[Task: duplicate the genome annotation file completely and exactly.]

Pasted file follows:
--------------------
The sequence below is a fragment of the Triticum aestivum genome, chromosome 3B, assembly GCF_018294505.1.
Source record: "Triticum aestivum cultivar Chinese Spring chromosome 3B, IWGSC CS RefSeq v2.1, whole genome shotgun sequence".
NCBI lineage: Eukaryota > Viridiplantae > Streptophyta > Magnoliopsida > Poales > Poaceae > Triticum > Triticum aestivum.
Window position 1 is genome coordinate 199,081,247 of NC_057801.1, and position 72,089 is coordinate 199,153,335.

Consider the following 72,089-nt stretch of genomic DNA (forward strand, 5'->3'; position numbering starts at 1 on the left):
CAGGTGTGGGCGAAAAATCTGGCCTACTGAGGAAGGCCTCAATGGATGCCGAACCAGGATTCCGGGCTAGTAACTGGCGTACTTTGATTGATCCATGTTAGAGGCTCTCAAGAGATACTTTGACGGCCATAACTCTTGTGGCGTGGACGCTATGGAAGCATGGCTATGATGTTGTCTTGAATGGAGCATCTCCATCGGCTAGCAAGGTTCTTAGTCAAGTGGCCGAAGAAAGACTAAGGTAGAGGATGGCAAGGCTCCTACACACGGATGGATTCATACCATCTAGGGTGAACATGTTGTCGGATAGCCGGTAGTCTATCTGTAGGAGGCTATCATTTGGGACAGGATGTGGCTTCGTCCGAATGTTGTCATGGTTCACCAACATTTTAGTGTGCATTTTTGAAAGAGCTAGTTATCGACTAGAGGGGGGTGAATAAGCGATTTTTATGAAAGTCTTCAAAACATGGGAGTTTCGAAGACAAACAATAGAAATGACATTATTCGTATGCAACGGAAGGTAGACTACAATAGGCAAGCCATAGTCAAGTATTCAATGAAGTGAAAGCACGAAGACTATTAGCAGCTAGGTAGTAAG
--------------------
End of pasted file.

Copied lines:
The sequence below is a fragment of the Triticum aestivum genome, chromosome 3B, assembly GCF_018294505.1.
Source record: "Triticum aestivum cultivar Chinese Spring chromosome 3B, IWGSC CS RefSeq v2.1, whole genome shotgun sequence".
NCBI lineage: Eukaryota > Viridiplantae > Streptophyta > Magnoliopsida > Poales > Poaceae > Triticum > Triticum aestivum.
Window position 1 is genome coordinate 199,081,247 of NC_057801.1, and position 72,089 is coordinate 199,153,335.

Consider the following 72,089-nt stretch of genomic DNA (forward strand, 5'->3'; position numbering starts at 1 on the left):
CAGGTGTGGGCGAAAAATCTGGCCTACTGAGGAAGGCCTCAATGGATGCCGAACCAGGATTCCGGGCTAGTAACTGGCGTACTTTGATTGATCCATGTTAGAGGCTCTCAAGAGATACTTTGACGGCCATAACTCTTGTGGCGTGGACGCTATGGAAGCATGGCTATGATGTTGTCTTGAATGGAGCATCTCCATCGGCTAGCAAGGTTCTTAGTCAAGTGGCCGAAGAAAGACTAAGGTAGAGGATGGCAAGGCTCCTACACACGGATGGATTCATACCATCTAGGGTGAACATGTTGTCGGATAGCCGGTAGTCTATCTGTAGGAGGCTATCATTTGGGACAGGATGTGGCTTCGTCCGAATGTTGTCATGGTTCACCAACATTTTAGTGTGCATTTTTGAAAGAGCTAGTTATCGACTAGAGGGGGGTGAATAAGCGATTTTTATGAAAGTCTTCAAAACATGGGAGTTTCGAAGACAAACAATAGAAATGACATTATTCGTATGCAACGGAAGGTAGACTACAATAGGCAAGCCATAGTCAAGTATTCAATGAAGTGAAAGCACGAAGACTATTAGCAGCTAGGTAGTAAG